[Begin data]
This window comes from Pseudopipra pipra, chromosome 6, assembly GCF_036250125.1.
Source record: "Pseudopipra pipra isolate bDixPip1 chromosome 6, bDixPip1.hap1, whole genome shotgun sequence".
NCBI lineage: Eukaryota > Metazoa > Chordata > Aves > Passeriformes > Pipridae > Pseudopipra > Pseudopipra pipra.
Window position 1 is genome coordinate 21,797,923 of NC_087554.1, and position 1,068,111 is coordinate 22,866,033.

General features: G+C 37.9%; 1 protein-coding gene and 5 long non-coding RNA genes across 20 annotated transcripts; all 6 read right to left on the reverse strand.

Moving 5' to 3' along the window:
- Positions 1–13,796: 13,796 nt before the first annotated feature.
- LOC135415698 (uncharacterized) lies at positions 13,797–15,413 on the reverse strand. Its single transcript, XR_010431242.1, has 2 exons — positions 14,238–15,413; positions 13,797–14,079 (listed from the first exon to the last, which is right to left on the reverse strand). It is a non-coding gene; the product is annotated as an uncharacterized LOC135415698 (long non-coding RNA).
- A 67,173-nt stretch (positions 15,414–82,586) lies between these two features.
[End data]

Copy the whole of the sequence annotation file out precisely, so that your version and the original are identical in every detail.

This window comes from Pseudopipra pipra, chromosome 6, assembly GCF_036250125.1.
Source record: "Pseudopipra pipra isolate bDixPip1 chromosome 6, bDixPip1.hap1, whole genome shotgun sequence".
NCBI lineage: Eukaryota > Metazoa > Chordata > Aves > Passeriformes > Pipridae > Pseudopipra > Pseudopipra pipra.
Window position 1 is genome coordinate 21,797,923 of NC_087554.1, and position 1,068,111 is coordinate 22,866,033.

General features: G+C 37.9%; 1 protein-coding gene and 5 long non-coding RNA genes across 20 annotated transcripts; all 6 read right to left on the reverse strand.

Moving 5' to 3' along the window:
- Positions 1–13,796: 13,796 nt before the first annotated feature.
- LOC135415698 (uncharacterized) lies at positions 13,797–15,413 on the reverse strand. Its single transcript, XR_010431242.1, has 2 exons — positions 14,238–15,413; positions 13,797–14,079 (listed from the first exon to the last, which is right to left on the reverse strand). It is a non-coding gene; the product is annotated as an uncharacterized LOC135415698 (long non-coding RNA).
- A 67,173-nt stretch (positions 15,414–82,586) lies between these two features.